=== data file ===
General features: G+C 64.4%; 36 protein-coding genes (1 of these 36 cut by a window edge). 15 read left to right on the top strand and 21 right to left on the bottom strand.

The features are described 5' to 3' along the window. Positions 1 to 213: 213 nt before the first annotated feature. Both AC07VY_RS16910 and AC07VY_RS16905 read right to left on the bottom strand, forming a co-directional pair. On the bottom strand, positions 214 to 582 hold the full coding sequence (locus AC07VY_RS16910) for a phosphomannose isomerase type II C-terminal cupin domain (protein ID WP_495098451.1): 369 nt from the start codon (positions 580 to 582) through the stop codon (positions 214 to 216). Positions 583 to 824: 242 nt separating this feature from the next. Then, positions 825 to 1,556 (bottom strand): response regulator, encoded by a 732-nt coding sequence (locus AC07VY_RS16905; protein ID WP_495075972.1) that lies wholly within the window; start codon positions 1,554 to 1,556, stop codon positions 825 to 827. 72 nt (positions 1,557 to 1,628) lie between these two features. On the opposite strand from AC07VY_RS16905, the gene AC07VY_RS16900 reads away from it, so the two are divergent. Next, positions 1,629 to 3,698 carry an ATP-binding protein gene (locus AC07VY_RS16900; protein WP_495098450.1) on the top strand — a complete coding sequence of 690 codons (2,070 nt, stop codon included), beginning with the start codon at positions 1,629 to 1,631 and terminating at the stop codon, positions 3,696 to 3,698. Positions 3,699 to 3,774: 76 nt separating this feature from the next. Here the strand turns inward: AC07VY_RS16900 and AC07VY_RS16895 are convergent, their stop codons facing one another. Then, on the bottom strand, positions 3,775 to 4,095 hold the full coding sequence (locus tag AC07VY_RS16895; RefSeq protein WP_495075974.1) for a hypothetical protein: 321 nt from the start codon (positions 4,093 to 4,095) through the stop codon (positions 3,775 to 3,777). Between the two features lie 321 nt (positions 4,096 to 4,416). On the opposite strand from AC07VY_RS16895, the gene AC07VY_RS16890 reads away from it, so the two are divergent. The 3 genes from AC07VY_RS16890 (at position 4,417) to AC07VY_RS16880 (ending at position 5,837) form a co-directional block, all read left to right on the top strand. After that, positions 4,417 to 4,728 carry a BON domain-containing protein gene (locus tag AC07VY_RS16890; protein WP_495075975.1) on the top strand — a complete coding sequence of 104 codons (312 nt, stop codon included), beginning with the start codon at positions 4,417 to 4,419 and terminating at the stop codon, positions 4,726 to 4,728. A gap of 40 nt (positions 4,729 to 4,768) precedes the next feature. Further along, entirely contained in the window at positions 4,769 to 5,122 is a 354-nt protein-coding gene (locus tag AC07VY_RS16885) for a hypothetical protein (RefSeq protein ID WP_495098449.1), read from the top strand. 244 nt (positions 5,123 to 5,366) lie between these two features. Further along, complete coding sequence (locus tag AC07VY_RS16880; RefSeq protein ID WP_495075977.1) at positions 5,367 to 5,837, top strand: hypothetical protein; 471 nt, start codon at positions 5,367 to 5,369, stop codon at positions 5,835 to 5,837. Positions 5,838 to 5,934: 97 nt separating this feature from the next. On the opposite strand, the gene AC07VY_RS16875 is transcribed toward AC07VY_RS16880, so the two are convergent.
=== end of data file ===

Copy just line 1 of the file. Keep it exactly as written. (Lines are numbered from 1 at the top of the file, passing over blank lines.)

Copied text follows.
General features: G+C 64.4%; 36 protein-coding genes (1 of these 36 cut by a window edge). 15 read left to right on the top strand and 21 right to left on the bottom strand.